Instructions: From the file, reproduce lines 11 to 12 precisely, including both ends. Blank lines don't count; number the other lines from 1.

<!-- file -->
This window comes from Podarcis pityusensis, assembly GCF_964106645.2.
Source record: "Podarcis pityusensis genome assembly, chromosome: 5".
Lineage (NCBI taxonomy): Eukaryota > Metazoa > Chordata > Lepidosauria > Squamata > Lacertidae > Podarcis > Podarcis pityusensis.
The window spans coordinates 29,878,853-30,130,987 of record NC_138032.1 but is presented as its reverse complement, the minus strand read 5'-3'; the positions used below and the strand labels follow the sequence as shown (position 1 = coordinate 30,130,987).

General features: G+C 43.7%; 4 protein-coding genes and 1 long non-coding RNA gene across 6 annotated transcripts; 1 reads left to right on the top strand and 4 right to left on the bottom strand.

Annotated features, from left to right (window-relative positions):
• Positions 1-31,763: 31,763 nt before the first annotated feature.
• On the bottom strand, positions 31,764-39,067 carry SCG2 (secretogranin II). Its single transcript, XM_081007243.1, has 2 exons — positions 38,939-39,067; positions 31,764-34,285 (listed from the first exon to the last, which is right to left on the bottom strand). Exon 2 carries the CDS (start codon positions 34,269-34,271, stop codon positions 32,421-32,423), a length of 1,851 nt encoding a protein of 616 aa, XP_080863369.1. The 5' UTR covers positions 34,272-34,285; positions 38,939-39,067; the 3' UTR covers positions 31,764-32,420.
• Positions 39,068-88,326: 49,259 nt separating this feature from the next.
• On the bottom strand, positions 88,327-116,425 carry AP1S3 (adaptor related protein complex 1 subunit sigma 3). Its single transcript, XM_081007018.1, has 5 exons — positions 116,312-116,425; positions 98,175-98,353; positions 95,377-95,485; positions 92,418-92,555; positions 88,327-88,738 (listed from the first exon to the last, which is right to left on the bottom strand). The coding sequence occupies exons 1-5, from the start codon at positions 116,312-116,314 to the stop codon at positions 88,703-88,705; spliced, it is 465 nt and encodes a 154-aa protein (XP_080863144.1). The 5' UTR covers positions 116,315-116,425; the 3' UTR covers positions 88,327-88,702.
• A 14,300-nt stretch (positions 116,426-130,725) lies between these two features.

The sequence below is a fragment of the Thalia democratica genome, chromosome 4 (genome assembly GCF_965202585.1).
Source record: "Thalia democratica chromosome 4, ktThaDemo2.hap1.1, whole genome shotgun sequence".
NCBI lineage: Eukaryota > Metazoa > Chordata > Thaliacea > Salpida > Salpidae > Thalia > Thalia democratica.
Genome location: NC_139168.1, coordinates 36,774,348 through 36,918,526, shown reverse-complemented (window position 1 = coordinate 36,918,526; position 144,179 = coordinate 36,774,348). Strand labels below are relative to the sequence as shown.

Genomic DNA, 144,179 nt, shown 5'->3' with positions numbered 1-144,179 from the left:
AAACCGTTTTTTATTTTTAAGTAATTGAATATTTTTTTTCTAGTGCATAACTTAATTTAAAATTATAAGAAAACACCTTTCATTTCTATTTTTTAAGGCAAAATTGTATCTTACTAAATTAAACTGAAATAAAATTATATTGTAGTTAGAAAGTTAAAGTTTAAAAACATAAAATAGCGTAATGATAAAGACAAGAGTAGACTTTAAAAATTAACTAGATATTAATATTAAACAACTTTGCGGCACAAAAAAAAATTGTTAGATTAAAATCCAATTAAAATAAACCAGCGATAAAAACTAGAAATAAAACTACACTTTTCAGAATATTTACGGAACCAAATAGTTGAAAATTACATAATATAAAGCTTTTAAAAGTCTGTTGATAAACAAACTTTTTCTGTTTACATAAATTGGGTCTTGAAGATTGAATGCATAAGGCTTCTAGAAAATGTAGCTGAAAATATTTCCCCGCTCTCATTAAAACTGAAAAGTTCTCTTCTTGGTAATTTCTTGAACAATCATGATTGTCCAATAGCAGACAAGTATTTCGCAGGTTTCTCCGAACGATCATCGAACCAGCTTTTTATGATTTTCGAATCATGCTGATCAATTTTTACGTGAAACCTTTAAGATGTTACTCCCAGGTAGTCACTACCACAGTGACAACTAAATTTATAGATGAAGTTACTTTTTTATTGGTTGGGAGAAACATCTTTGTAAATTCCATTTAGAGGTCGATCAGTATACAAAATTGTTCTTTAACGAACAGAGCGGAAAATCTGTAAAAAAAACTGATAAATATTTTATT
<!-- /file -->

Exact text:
• A 14,300-nt stretch (positions 116,426-130,725) lies between these two features.

The sequence below is a fragment of the Thalia democratica genome, chromosome 4 (genome assembly GCF_965202585.1).